Interviews as a source to experience

To explore ‘witnessed presence’ 21 interviews was carried out in the UK, the Netherlands and in India. Interviews were carried out with designers, social scientists, engineers, artists and business developers. Most interviewed people are fluent in more than one professional language and have a rich experience on which their insights and skills are based. A coherent overview of the research, including film material and transcripts can also be found at:

The interviews had a very open character taking the experience and expertise of the interviewed people as perspective. The interviews can be best characterized as conversations in which current thinking was shared and explored in the different discourses of the different disciplines in which the interviewed people work. Therefore every interview had a different structure even though in all the notion of witnessed presence was addressed. Also in all interviews the different dimensions of witnessed presence, time, place, action and relation, were investigated in relation to the practice and insights of the person who was interviewed.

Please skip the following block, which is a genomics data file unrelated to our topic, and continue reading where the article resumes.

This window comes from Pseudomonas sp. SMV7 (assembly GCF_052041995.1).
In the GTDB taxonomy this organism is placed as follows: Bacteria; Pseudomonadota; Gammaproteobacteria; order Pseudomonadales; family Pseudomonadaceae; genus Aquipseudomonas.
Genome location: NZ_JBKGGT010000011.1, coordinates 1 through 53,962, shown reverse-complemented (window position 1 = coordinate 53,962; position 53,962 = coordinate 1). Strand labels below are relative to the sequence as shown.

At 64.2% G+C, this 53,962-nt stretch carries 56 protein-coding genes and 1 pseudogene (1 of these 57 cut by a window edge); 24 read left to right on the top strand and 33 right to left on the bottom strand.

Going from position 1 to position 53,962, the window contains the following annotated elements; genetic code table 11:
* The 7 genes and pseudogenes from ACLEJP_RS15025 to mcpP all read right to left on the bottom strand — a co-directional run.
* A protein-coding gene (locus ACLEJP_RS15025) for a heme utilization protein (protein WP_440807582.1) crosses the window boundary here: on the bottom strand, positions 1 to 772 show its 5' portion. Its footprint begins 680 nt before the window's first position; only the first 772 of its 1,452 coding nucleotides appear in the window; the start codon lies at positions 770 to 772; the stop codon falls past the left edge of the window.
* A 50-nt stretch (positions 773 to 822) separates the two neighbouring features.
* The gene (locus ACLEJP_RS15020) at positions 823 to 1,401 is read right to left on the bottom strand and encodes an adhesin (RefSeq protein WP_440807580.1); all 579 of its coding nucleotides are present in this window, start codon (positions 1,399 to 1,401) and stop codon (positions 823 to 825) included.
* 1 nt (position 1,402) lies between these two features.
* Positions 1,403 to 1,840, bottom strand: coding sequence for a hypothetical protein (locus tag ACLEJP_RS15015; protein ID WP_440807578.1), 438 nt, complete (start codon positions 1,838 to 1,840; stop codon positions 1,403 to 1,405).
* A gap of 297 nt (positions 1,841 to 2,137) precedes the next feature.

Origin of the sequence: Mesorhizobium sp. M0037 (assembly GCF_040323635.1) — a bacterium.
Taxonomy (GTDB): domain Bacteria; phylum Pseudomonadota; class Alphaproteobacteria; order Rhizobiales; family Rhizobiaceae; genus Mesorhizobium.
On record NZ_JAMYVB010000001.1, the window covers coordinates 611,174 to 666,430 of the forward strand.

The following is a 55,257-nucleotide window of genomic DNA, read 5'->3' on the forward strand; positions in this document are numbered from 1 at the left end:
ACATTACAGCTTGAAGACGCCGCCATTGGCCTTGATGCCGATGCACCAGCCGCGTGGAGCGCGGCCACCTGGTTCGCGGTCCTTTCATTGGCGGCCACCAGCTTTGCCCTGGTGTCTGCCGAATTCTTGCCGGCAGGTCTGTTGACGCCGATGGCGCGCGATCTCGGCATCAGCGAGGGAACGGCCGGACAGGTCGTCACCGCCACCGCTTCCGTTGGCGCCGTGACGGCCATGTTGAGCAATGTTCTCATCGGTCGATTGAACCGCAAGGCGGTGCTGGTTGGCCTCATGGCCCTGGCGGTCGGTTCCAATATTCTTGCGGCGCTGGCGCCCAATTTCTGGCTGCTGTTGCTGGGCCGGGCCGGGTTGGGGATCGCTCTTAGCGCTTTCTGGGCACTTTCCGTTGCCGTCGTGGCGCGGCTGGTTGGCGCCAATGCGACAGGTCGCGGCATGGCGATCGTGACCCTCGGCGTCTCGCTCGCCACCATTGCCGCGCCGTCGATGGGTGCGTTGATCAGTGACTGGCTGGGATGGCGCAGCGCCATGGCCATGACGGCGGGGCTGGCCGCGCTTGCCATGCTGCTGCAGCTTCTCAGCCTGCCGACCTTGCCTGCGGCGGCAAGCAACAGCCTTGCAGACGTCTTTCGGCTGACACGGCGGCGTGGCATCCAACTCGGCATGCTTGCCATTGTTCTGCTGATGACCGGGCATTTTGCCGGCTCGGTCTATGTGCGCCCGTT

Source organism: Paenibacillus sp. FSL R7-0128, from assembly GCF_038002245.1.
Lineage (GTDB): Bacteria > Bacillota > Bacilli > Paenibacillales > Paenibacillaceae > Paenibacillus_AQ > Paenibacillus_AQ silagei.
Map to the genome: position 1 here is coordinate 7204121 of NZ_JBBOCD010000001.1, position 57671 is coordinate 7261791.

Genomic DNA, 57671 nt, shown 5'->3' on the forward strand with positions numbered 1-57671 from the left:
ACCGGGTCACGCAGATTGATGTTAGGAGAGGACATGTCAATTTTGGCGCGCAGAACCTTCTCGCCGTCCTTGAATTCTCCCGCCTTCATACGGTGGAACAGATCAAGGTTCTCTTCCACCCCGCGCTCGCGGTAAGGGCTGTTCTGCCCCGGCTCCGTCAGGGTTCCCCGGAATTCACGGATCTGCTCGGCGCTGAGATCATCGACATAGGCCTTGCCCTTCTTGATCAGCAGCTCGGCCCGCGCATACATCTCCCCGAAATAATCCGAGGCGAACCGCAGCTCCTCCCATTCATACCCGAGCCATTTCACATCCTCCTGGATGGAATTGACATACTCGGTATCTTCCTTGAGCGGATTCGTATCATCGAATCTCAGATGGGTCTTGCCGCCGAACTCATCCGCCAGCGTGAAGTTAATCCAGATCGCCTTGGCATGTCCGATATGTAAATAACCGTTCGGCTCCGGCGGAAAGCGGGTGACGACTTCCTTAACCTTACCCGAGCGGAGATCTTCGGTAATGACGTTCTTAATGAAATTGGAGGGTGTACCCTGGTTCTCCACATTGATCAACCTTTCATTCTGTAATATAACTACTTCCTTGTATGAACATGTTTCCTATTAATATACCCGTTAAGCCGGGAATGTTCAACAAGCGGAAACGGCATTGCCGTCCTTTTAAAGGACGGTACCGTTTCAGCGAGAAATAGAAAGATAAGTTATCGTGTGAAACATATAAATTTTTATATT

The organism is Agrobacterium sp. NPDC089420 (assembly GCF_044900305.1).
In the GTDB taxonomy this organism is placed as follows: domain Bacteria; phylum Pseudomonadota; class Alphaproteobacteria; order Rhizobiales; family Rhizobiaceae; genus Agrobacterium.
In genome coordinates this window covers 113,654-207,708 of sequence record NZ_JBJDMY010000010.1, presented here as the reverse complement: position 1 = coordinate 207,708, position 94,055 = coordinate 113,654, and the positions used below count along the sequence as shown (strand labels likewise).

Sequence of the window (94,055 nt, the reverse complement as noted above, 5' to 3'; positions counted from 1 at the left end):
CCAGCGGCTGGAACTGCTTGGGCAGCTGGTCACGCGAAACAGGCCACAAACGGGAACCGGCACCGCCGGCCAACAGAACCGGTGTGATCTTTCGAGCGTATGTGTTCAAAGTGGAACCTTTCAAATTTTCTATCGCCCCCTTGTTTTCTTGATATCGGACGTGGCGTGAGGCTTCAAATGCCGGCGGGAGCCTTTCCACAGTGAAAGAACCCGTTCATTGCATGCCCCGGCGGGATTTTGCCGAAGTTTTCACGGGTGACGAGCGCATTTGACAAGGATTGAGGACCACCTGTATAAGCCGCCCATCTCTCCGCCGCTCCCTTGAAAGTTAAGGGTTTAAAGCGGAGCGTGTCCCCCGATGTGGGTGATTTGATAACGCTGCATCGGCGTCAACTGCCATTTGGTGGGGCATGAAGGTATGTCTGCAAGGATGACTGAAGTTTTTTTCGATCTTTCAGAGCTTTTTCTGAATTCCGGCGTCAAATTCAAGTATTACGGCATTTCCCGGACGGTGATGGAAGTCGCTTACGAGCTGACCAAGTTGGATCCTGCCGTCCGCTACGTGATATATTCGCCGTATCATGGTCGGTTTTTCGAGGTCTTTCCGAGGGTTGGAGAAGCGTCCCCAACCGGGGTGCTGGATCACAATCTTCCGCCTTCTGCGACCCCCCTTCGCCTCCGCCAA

The specific understanding of a phenomenon and the words that describe this phenomenon in relation to other concepts and phenomena in a specific discipline are diverse and cannot be easily transposed to other disciplines. The understanding of interdisciplinary research in this study builds upon the awareness that such research requires multi-lingual skills as well as an open attitude. When researchers are capable of establishing a trustworthy collaboration between them, interdisciplinary work can add value to each of the disciplines involved as well as that it contributes to knowledge and insight in its own right. In this study the principal investigator, Dr. Caroline Nevejan, can build upon a rich experience of interdisciplinary work and has acquired some multi lingual capacity in this work. Secondly, all of the people she interviewed were willing to endure the un-comfortability that is part of exploring new territories. The fact that the research, aims to contribute to the understanding of human acceptance of autonomous systems, has a clear perspective made it possible to connect concepts and insights form different disciplines as well.

Because all of the interviews were filmed, there was a limited amount of time in which the performance of ‘thinking together’ had to take place. The performance element due to the presence of the camera and cameraman, contributed to the concentrated effort that was made. Another reason for filming the interviews is the spatiotemporal trajectories, that cannot be translated into language as such. The wide-angle filmed material of the interviews provides an impression of the way the people interviewed move and gesticulate while being deeply involved in expressing their views. The reports and transcriptions of the interviews on this site include fragments of the filmed material .